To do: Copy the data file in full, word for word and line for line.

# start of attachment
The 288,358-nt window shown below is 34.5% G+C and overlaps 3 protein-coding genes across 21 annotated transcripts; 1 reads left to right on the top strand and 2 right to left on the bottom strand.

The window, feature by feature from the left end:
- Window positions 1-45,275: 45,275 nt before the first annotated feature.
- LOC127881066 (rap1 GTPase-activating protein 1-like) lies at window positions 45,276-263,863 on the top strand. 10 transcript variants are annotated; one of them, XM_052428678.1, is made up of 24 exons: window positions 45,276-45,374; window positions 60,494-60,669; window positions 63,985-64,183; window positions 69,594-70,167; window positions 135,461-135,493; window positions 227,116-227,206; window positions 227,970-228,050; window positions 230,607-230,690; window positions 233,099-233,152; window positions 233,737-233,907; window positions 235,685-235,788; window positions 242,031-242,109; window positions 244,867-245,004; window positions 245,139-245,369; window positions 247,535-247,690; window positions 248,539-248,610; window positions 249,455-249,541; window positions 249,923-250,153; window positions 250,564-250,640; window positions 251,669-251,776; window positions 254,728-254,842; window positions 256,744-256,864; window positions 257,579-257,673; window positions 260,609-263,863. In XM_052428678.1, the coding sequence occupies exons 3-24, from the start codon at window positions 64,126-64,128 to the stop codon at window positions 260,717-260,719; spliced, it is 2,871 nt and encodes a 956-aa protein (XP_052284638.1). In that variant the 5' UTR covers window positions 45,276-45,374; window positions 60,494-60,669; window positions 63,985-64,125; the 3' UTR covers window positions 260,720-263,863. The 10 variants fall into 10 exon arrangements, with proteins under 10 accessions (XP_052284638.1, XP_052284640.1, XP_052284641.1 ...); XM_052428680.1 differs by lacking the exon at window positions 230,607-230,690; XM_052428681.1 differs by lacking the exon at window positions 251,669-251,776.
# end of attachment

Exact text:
The 288,358-nt window shown below is 34.5% G+C and overlaps 3 protein-coding genes across 21 annotated transcripts; 1 reads left to right on the top strand and 2 right to left on the bottom strand.

The window, feature by feature from the left end:
- Window positions 1-45,275: 45,275 nt before the first annotated feature.
- LOC127881066 (rap1 GTPase-activating protein 1-like) lies at window positions 45,276-263,863 on the top strand. 10 transcript variants are annotated; one of them, XM_052428678.1, is made up of 24 exons: window positions 45,276-45,374; window positions 60,494-60,669; window positions 63,985-64,183; window positions 69,594-70,167; window positions 135,461-135,493; window positions 227,116-227,206; window positions 227,970-228,050; window positions 230,607-230,690; window positions 233,099-233,152; window positions 233,737-233,907; window positions 235,685-235,788; window positions 242,031-242,109; window positions 244,867-245,004; window positions 245,139-245,369; window positions 247,535-247,690; window positions 248,539-248,610; window positions 249,455-249,541; window positions 249,923-250,153; window positions 250,564-250,640; window positions 251,669-251,776; window positions 254,728-254,842; window positions 256,744-256,864; window positions 257,579-257,673; window positions 260,609-263,863. In XM_052428678.1, the coding sequence occupies exons 3-24, from the start codon at window positions 64,126-64,128 to the stop codon at window positions 260,717-260,719; spliced, it is 2,871 nt and encodes a 956-aa protein (XP_052284638.1). In that variant the 5' UTR covers window positions 45,276-45,374; window positions 60,494-60,669; window positions 63,985-64,125; the 3' UTR covers window positions 260,720-263,863. The 10 variants fall into 10 exon arrangements, with proteins under 10 accessions (XP_052284638.1, XP_052284640.1, XP_052284641.1 ...); XM_052428680.1 differs by lacking the exon at window positions 230,607-230,690; XM_052428681.1 differs by lacking the exon at window positions 251,669-251,776.